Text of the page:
Why Bother?

Posted by – July 25, 2005

Some days I wonder why I keep arguing about feminism on the message boards, especially when I should be working on my next book.

But then I turn on the television for ten minutes – 10 minutes of PBS – and there’s a public service announcement co-funded by Liz Claiborne that states that one 1 in 5 teenage girls is sexually or emotionally abused by their boyfriends.

So I did a little research and discovered a website dedicated to preventing relationship abuse called Love is Not Abuse.

And in its statistics section, this is what I found:

  • 1 in 3 teenagers report knowing a friend or peer who has been hit, punched, kicked, slapped, choked or physically hurt by their partner. (Liz Claiborne Inc. study on teen dating abuse conducted by Teenage Research Unlimited, February 2005.)
  • Nearly 1 in 5 teenage girls who have been in a relationship said a boyfriend had threatened violence or self-harm if presented with a break-up. (Liz Claiborne Inc. study)
  • 13% of teenage girls who said they have been in a relationship report being physically hurt or hit. (Liz Claiborne Inc. study)
  • 1 in 4 teenage girls who have been in relationships reveal they have been pressured to perform oral sex or engage in intercourse. (Liz Claiborne Inc. study.)
  • More than 1 in 4 teenage girls in a relationship (26%) report enduring repeated verbal abuse. (Liz Claiborne Inc. study.)
  • 80% of teens regard verbal abuse as a “serious issue” for their age group. (Liz Claiborne Inc. study.)
  • If trapped in an abusive relationship, 73% of teens said they would turn to a friend for help; but only 33% who have been in or known about an abusive relationship said they have told anyone about it. (Liz Claiborne Inc. study.)
  • Twenty-four percent of 14 to 17-year-olds know at least one student who has been the victim of dating violence, yet 81% of parents either believe teen dating violence is not an issue or admit they don’t know if it is an issue. (Survey commissioned by the Empower Program, sponsored by Liz Claiborne Inc. and conducted by Knowledge Networks, Social Control, Verbal Abuse, and Violence Among Teenagers, December 2000)
  • Less than 25% of teens say they have discussed dating violence with their parents. (Liz Claiborne Inc. study of teens 13-17 conducted by Applied Research and Consulting LLC, Spring 2000)
  • 89% of teens between the ages of 13 and 18 say they have been in dating relationships; forty percent of teenage girls age 14 to 17 report knowing someone their age who has been hit or beaten by a boyfriend. (Children Now/Kaiser Permanente poll, December 1995)
  • Nearly 80% of girls who have been physically abused in their intimate relationships continue to date their abuser. (City of New York, Teen Relationship Abuse Fact Sheet, March 1998)
  • Of the women between the ages 15-19 murdered each year, 30% are killed by their husband or boyfriend. (City of New York, Teen Relationship Abuse Fact Sheet, March 1998)
  • That’s why I keep arguing. While it may not seem that discussions as to whether or not women can use their sexuality as a kind of power have any relevance to the above statistics, I think they do. There is a tendency in the world in general to gloss over the actual lives of women, and instead fixate on the exception. Ironically, I think that comes out of an optimistic impulse: we don’t really want to believe that women’s lives can be so horrible only because they’re women.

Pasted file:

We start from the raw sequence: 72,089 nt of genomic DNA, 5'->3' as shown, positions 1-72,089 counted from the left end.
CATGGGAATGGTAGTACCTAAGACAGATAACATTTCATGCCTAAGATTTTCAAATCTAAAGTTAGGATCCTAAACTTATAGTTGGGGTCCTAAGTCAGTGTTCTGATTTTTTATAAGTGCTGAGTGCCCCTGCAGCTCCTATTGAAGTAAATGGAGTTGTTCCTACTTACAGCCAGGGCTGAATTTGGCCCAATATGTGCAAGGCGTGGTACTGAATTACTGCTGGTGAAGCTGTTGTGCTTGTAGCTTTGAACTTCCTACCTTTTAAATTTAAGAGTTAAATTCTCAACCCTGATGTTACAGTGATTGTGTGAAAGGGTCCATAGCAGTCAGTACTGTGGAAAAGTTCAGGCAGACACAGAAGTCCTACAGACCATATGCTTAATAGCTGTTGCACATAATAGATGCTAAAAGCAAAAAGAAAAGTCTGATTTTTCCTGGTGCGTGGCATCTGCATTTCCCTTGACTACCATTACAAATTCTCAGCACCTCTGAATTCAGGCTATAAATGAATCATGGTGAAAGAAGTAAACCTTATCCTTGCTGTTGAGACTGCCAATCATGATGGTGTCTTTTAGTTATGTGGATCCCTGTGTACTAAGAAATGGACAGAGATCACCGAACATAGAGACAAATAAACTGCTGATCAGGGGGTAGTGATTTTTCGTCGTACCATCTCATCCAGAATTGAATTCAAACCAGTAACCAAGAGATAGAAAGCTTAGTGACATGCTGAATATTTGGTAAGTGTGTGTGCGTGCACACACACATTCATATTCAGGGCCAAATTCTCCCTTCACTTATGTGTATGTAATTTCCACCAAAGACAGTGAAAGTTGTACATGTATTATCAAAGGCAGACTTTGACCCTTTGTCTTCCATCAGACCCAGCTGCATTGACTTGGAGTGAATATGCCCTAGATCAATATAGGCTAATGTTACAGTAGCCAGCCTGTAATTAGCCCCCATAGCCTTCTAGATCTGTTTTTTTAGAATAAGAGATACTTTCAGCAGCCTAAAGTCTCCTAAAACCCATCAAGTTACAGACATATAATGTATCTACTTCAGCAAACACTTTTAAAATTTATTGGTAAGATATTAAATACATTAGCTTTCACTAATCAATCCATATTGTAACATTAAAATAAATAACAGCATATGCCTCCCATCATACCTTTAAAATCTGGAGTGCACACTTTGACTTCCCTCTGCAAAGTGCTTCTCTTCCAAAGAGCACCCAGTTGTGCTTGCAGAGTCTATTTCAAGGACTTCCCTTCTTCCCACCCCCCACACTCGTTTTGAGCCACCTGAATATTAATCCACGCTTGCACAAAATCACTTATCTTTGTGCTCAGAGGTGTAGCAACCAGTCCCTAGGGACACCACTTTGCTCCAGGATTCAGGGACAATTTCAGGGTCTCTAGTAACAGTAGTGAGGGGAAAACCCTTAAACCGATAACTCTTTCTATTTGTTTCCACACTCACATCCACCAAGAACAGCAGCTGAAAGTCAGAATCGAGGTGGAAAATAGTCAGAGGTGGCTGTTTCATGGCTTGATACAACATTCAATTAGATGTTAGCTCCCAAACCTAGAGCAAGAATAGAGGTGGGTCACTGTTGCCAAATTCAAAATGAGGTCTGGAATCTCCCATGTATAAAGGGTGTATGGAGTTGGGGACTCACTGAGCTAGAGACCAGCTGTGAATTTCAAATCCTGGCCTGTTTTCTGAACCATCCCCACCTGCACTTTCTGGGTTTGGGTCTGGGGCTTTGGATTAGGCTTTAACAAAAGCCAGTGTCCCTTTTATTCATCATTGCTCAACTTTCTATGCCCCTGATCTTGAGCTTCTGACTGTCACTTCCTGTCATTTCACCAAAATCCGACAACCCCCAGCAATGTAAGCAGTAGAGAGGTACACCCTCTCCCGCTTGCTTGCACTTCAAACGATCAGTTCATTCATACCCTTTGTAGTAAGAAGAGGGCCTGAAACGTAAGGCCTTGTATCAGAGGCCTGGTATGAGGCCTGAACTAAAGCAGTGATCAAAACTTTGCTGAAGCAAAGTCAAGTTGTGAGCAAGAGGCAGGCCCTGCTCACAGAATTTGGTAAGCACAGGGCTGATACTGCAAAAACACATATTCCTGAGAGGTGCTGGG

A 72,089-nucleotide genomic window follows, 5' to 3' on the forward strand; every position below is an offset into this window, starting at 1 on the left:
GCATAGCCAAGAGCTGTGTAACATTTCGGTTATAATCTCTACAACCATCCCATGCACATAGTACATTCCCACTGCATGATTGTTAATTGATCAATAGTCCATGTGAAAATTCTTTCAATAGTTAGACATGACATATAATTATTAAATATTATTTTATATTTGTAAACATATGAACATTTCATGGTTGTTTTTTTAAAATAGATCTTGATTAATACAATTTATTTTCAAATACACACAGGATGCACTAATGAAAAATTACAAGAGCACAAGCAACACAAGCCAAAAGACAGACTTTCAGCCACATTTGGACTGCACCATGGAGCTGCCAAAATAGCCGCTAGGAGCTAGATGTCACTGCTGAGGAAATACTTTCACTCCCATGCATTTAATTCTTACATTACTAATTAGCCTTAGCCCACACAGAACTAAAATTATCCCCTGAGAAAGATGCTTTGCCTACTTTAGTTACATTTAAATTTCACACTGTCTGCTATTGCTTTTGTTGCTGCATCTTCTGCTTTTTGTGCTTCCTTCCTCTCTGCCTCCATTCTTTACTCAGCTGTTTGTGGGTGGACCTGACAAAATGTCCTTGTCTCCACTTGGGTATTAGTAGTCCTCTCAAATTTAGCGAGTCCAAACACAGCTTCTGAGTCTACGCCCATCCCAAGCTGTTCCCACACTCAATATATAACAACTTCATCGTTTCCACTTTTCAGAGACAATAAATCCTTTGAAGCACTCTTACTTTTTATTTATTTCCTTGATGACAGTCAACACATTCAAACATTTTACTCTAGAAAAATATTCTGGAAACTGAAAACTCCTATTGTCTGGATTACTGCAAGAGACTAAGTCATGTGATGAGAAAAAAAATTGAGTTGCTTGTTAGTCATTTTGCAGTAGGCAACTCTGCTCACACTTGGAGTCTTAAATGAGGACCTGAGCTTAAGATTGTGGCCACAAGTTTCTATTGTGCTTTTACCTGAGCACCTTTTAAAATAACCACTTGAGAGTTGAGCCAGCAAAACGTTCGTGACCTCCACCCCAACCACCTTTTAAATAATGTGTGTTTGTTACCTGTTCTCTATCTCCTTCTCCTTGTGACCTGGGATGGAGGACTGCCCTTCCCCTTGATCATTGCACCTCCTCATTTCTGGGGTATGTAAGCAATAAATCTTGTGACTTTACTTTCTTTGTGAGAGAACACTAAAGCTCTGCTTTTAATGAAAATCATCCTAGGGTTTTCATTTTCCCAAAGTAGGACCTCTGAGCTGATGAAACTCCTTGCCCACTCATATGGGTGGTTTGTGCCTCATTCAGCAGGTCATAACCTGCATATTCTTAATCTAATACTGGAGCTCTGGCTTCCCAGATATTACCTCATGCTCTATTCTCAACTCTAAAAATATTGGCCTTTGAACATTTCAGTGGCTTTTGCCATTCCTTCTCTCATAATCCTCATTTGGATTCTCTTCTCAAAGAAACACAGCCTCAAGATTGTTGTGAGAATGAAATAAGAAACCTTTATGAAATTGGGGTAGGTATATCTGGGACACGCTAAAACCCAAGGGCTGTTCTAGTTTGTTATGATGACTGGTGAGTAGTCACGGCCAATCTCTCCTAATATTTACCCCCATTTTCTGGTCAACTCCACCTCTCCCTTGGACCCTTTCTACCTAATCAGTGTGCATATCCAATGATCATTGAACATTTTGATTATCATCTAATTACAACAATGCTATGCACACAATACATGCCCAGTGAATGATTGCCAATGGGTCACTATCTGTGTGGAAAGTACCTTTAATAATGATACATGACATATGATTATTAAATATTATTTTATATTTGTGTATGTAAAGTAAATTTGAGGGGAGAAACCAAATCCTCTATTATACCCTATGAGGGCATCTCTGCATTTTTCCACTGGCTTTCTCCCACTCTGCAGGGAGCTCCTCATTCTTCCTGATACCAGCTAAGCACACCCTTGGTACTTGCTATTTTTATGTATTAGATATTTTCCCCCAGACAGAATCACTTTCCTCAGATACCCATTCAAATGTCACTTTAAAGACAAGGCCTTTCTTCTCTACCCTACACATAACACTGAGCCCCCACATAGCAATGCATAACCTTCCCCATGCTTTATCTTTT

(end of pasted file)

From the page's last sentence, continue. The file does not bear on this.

But there’s something really wrong here. Women’s lives have not gotten better because they can show some cleavage and get some guy to buy them a drink. When a married tranny argues with me that getting yourself bought a drink or turning a man’s head is power, I often wonder if they think first to ask their wives why they don’t use their sexuality as power. After all, a lot of us are attractive women. But we’re also smart. And we don’t use that power for a reason – and it’s not because we don’t think we have it. It’s because once you use it, there’s this raft of assumptions about who and what you are. Most of us, frankly, just want to get through a day on our skills or our brains and really don’t need our tits to help out.

    These arguments are not abstractions for me. I’m not arguing for the hell of it – I’d rather be writing. But I have very little patience for people who want to and willfully try to believe in something that makes them feel better instead of dealing with what’s really going on in the world. And I acknowledge that I get especially impatient when that person occasionally dresses as a woman, but remains somewhat oblivious of the reality of most women’s lives.

    1 Comment on Why Bother?

    1. smallcastle says:

      I do like your comment at the end about “being impatient when a person occasionally dresses as a women, but remains somewhat oblivious of the reality of most women’s lives.” While the thought about walking a mile in another persons shoes comes to mind, there are alot more miles most crossdressers would have to walk to reach an appreciation of what the reality of most women’s lives are really like. While most all crossdressers want to emulate women, I don’t think that it gives them the ability to know what it is at all like to be one.

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